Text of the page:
Lesson 2T Main

# Third Hand Play

by Richard Pavlicek

This lesson pertains to defensive play by the defender who plays third to a trick; that is, the partner of the player who leads. These rules are general to all contracts (notrump or suit) and are most important on the opening lead, but they apply throughout the play whenever partner leads a suit.

## Third Hand High

The general rule as third hand is to give your best effort to win the trick. Even if you don’t succeed, you will force the fourth hand (declarer on the opening lead) to spend a high card to beat you, and this will help partner. In other words:

As third hand, play your highest card.

 1. NT 7 5 K J 10 9 4 A 8 2 West leads Q 6 3

On the jack lead you should win the ace and return the eight, which allows partner to run his entire suit. Note what would happen if you played low.

 2. NT 5 4 3 J 8 6 2 K 9 7 West leads A Q 10

This time your king will be slaughtered but you still must play it. If you played low, South would win the 10 and win all three tricks with the aid of another finesse. Playing the king holds South to two tricks.

 3. NT A 5 4 10 9 8 6 Q 7 2 West leads K J 3

This time nothing matters (declarer wins three tricks regardless) but the proper play is the queen. Partner’s 10 lead might be from a holding of K-10-9-x(x), in which case your queen would win the trick.

 Lesson 2T Main Top Third Hand Play

## Play From Equals

When leading you were taught to play the top card of an honor sequence. This is completely correct, and it also applies when you are the second hand to play. The rule for third hand is different:

As third hand, play the lowest of touching cards.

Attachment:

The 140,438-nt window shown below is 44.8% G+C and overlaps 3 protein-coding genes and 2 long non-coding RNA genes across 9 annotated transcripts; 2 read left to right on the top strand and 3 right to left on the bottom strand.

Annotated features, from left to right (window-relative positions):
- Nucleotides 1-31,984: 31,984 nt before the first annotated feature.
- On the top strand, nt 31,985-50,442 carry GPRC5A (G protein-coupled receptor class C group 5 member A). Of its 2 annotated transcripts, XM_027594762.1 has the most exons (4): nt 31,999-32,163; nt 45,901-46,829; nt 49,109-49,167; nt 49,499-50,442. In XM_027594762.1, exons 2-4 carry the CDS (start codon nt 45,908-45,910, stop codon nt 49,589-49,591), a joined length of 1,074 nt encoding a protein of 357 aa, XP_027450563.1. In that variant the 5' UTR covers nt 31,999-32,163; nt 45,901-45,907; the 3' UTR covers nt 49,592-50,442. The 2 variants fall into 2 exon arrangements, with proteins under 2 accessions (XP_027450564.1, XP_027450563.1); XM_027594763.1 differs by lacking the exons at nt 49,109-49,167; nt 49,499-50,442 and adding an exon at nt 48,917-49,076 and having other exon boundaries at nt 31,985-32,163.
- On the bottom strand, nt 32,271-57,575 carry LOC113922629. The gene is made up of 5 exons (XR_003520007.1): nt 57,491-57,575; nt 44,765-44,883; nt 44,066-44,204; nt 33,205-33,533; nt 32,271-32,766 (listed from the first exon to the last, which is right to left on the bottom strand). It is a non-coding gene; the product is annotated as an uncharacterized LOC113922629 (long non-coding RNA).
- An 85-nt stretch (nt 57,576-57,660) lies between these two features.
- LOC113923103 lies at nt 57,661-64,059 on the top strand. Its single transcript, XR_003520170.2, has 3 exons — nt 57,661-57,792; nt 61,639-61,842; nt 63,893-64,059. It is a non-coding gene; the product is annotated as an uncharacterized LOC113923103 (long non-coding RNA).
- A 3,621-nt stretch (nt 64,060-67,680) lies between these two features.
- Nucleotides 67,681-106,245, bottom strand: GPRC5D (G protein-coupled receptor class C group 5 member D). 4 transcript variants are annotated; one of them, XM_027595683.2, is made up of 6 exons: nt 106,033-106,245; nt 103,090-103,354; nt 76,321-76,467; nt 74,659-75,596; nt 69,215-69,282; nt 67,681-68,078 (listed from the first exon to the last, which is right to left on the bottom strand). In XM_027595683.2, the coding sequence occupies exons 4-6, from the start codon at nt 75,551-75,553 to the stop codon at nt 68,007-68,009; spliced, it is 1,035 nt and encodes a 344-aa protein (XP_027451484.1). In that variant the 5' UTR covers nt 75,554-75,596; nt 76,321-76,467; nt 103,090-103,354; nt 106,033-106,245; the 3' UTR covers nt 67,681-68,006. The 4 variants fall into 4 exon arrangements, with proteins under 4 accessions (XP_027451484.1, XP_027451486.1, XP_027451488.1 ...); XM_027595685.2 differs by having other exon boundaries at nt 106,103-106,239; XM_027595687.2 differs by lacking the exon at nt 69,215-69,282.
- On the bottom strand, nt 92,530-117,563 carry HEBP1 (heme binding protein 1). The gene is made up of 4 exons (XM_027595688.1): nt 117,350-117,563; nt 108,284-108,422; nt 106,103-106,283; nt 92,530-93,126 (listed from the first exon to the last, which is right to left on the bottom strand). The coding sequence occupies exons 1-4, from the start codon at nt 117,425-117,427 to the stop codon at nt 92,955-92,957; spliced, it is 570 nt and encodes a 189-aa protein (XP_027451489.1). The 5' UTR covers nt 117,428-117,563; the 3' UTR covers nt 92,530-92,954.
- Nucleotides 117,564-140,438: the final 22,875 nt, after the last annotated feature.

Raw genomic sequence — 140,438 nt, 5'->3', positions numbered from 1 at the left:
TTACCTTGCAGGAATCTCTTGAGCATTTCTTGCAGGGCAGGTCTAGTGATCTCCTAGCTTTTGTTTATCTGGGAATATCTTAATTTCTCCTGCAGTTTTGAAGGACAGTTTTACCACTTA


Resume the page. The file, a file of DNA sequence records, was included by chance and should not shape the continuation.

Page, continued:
4. NT 8 4 K 9 7 6 3 Q J 5 West leads A 10 2

Since the queen and jack are equal, play the jack. If South wins the ace, partner will know you have the queen (else declarer could have won it) so the defense becomes easier. If you played the queen to force the ace, partner would be in the dark.

What was that! Don’t you know second hand low, third hand high?

But I’m from Australia and “down under” it’s reversed.

 5. NT A 4 2 Q 9 7 5 J 10 6 West leads K 8 3

Since the jack and 10 are equal, play the 10. When this forces the king, partner will know you have the jack and can safely lead the suit again. If you played the jack as third hand, you would deny the 10.

 6. NT 8 5 A 9 7 4 3 K J 10 West leads Q 6 2

Don’t fall into this trap! It is true that your jack and 10 are touching, but they are not touching to your highest card. Hence, “third hand high” prevails and declarer’s queen is history.

 Lesson 2T Main Top Third Hand Play

## Finesse Against Dummy

An exception to “third hand high” occurs when second hand (dummy at the first trick) has an honor and you have a higher honor. Your goal is usually to capture that honor. The general rule is:

If you have an honor one or two steps above dummy’s honor, try a finesse if dummy plays low.

 7. NT Q 6 4 10 7 3 2 K J 8 West leads A 9 5

This should be obvious. With the queen in dummy, your jack is just as effective as the king, and you will save your king to capture the queen later.

 8. NT Q 5 4 J 9 6 3 2 A 10 7 West leads K 8

Here it is less clear but the proper play is the 10 and save your ace for the queen. This holds declarer to one trick, whereas playing the ace would give him two.

 9. NT J 5 3 Q 8 7 4 K 10 2 West leads A 9 6

Keep your king over the jack, and finesse the 10. Whether declarer wins or ducks, all he can make is one trick. If you played the king, South could win the ace and later win a second trick with North’s jack.

 10. NT A 10 2 J 7 6 5 Q 9 3 West leads K 8 4

This one is even more subtle. The honor of concern in dummy is the ten (not the ace) and your queen is two steps above it. Hence you should finesse the nine, which limits declarer to two tricks.

 Lesson 2T Main Top Third Hand Play